Determine the radius of convergence of the power series:

Test for convergence at the boundary points if is finite.

Let . Then we have

This implies . So, the series converges for all . Furthermore, the series is convergent at every boundary point except by Dirichlet’s test (Theorem 10.17). Hence, the series converges for all with .

I don’t recall any examples using |z| other then 1 so the boundary points |z|=2, z≠2 satisfied using Dirichlet’s test is new to me. I assume using z^n = r^n(cos nθ + i sin nθ) with θ=0 is the key, separating the series into real and imaginary parts of which the real part diverges. But at θ=π would we not be using Leibniz’s instead of Dirichlet’s test to prove convergence?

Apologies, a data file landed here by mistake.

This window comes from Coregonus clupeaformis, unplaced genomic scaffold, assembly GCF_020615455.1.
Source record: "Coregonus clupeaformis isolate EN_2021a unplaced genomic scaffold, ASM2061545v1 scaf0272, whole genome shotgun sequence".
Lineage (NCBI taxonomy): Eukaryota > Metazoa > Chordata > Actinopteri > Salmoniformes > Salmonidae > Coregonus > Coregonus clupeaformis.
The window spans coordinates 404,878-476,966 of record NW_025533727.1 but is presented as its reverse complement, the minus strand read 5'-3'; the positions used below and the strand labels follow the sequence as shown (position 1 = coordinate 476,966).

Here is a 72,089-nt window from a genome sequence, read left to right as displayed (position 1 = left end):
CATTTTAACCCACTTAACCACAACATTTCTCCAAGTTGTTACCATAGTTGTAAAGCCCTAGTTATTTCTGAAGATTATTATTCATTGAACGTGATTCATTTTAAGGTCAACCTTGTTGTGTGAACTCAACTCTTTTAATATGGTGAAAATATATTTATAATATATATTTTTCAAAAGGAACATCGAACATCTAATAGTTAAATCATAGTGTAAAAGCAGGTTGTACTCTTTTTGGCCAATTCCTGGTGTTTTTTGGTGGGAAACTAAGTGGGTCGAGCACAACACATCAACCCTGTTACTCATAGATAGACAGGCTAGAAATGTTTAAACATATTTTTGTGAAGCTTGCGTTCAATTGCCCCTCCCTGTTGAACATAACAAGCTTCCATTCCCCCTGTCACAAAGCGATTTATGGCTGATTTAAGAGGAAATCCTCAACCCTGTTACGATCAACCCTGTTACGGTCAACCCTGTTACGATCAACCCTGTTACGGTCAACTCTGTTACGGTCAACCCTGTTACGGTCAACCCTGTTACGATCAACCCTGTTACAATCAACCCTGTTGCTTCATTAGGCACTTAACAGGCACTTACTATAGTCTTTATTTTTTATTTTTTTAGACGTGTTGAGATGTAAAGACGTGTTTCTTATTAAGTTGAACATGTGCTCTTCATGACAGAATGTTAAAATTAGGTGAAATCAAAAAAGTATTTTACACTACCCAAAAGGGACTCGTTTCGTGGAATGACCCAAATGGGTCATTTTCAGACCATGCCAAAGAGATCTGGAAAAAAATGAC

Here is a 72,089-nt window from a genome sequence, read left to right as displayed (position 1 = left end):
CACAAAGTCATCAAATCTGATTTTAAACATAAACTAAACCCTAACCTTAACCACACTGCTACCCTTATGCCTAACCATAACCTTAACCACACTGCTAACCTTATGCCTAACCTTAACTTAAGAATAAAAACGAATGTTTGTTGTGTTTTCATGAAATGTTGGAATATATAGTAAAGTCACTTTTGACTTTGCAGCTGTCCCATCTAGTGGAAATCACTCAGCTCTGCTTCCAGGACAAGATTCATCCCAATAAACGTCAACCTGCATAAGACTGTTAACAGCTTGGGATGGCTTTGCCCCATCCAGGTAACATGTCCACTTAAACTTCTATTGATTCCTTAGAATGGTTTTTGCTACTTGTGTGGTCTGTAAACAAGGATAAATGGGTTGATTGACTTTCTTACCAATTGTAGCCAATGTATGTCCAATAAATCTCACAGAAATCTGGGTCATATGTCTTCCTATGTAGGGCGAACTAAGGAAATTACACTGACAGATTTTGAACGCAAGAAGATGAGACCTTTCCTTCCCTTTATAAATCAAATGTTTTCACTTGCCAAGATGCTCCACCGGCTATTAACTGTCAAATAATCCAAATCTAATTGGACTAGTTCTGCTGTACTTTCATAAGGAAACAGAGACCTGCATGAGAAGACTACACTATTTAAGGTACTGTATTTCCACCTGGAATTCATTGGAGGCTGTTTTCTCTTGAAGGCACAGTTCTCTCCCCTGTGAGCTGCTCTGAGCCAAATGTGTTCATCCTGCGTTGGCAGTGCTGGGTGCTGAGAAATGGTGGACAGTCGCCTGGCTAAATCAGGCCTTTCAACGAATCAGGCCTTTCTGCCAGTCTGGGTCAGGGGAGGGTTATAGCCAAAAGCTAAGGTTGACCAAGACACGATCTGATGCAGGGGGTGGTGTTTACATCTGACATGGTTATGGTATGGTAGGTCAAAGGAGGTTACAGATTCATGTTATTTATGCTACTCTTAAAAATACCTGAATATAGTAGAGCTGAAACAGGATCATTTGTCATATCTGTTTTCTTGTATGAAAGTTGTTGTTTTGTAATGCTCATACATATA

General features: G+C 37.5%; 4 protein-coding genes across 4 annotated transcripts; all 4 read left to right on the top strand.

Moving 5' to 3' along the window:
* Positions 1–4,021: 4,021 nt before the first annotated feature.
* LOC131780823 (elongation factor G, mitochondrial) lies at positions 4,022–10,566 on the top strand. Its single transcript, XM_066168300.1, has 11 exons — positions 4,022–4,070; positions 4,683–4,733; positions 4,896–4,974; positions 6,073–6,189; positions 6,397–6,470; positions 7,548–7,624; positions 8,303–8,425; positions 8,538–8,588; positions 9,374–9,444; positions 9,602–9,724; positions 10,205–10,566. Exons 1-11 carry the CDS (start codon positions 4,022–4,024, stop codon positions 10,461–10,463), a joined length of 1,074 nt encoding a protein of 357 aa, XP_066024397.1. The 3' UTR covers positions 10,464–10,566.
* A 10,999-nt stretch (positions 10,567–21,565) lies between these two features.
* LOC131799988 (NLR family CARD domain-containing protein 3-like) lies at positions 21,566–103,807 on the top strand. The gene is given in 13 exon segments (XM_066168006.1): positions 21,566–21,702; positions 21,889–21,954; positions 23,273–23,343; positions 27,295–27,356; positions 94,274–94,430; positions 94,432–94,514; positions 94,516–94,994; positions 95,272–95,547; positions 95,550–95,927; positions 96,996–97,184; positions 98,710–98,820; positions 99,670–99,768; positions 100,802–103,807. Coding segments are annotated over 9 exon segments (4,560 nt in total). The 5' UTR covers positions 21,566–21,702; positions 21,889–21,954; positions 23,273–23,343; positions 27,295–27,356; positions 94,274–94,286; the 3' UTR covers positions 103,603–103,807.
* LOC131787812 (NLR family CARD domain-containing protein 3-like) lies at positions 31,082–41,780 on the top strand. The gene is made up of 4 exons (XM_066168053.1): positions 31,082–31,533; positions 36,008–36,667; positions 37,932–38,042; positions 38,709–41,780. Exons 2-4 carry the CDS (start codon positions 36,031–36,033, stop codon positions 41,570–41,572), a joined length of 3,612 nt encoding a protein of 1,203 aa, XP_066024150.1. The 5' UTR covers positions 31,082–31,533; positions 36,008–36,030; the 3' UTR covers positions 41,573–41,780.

Some more thoughts: Apostol theorem 10.19 stipulates θ not equal to multiples of π, so Dirichlet’s test can’t be used at z=-1? So then Leibniz’s test could be used for z=-1. But my opinion- Apostol didn’t really give much attention to what seems a delicate matter, that is the radius of convergence for complex power series. Perhaps it should be obvious but I would imagine an appeal to De Moivre’s theorem with the rules for convergence of complex series would have been nice.